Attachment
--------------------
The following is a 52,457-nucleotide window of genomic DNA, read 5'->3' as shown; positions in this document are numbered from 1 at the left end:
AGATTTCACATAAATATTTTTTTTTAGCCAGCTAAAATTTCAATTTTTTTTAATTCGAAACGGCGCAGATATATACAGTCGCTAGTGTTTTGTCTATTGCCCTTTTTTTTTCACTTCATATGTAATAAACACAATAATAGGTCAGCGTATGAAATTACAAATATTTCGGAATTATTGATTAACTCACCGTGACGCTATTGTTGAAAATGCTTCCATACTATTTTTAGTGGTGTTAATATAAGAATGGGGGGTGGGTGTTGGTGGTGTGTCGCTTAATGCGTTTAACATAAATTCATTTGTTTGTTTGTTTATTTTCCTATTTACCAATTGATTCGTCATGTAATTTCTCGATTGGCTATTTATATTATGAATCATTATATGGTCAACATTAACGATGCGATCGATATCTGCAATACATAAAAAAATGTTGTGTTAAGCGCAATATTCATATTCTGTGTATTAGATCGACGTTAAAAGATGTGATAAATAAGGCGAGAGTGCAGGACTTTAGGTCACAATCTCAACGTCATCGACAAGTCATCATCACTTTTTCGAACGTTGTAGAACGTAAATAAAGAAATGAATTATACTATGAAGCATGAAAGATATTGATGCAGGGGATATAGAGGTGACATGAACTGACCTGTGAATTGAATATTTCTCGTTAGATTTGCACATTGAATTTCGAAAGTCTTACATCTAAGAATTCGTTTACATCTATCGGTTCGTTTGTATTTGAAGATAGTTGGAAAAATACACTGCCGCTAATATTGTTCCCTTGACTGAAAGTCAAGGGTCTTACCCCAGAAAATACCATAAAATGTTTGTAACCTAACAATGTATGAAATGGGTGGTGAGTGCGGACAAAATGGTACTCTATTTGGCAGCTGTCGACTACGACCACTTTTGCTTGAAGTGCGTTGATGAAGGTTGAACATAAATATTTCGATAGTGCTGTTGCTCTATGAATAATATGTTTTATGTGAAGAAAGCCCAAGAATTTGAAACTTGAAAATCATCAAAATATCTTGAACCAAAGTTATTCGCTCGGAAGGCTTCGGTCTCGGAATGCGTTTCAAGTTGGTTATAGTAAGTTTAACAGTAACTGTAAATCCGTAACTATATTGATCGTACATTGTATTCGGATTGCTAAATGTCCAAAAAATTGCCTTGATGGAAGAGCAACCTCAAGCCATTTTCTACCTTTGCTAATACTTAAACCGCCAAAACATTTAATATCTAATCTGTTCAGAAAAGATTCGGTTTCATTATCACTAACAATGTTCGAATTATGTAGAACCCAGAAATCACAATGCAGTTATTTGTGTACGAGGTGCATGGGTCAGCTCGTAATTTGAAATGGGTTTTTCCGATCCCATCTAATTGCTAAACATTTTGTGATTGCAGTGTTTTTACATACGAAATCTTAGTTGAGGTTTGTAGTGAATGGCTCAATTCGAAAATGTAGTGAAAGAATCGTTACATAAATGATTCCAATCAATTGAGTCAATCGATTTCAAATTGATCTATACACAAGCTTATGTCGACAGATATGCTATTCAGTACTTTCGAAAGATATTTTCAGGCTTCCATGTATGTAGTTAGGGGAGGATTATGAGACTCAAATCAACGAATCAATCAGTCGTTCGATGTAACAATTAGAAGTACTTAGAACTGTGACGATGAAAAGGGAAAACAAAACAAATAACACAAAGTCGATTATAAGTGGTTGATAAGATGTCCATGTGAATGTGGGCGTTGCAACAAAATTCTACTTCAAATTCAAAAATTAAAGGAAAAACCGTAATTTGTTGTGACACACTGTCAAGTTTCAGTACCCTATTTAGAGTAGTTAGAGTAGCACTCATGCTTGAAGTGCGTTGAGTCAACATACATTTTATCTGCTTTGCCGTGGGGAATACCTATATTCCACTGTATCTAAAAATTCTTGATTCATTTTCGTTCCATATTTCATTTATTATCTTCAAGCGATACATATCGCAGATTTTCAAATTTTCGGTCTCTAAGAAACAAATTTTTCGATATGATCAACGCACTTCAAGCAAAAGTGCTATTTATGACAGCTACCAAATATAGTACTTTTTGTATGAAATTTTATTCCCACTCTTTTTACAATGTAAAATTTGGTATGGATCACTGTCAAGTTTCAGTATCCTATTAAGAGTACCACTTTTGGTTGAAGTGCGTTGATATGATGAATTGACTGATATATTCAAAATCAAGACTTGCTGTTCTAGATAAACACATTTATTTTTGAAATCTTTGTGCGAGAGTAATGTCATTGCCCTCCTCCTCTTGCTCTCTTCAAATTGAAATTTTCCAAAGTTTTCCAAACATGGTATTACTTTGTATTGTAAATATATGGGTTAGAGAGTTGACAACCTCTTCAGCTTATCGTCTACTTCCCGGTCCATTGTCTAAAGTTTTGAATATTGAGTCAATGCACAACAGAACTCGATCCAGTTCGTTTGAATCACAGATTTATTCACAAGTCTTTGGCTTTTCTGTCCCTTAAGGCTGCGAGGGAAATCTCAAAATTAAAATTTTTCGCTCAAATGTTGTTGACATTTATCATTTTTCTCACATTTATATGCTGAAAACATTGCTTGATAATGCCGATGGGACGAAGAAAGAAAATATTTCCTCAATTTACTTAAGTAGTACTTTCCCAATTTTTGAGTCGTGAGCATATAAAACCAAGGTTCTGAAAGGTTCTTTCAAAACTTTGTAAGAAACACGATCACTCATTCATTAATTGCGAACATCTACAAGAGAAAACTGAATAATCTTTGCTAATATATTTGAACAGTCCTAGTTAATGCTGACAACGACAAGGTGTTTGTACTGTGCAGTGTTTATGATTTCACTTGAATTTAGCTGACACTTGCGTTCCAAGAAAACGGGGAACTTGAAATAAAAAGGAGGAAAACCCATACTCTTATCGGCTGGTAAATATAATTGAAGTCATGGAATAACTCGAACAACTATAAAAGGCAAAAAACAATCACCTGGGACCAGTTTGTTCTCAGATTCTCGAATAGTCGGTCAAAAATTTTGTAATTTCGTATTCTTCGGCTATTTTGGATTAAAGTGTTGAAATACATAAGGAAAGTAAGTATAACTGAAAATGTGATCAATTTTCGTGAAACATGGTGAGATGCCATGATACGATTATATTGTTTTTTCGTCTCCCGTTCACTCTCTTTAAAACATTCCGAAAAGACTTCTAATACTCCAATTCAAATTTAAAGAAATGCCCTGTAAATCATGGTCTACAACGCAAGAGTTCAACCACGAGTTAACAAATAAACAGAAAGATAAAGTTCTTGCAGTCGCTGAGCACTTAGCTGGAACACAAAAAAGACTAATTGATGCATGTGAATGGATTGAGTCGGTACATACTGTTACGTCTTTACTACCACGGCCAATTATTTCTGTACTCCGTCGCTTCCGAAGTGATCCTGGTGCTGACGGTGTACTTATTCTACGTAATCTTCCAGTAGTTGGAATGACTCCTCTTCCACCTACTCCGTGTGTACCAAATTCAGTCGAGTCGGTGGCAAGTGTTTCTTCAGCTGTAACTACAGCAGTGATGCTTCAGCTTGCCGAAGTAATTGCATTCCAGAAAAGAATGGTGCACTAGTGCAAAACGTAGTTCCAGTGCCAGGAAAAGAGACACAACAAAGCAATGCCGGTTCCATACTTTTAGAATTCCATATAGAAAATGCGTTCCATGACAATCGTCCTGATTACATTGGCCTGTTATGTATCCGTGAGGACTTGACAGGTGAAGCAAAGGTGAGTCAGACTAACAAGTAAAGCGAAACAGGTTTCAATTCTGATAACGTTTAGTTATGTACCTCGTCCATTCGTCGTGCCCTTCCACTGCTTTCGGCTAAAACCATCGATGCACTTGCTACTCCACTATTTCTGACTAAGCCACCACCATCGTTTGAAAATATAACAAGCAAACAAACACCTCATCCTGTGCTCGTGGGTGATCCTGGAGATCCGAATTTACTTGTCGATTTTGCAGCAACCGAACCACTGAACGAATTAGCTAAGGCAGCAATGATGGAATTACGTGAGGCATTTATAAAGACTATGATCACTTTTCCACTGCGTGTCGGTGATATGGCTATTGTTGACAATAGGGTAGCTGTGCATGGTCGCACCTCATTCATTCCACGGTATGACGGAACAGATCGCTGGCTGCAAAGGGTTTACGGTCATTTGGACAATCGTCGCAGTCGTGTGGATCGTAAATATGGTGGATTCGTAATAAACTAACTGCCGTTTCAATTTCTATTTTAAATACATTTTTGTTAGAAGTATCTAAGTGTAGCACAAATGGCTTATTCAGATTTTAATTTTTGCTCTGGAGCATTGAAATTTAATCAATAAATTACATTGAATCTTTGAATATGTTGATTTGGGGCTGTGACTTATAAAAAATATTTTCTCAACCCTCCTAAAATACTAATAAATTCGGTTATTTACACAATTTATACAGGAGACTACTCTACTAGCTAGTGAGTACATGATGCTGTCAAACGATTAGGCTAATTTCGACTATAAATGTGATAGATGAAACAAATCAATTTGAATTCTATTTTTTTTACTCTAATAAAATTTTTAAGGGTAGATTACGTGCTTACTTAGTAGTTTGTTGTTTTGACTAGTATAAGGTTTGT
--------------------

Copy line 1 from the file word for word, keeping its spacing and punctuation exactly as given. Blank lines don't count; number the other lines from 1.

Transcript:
The following is a 52,457-nucleotide window of genomic DNA, read 5'->3' as shown; positions in this document are numbered from 1 at the left end: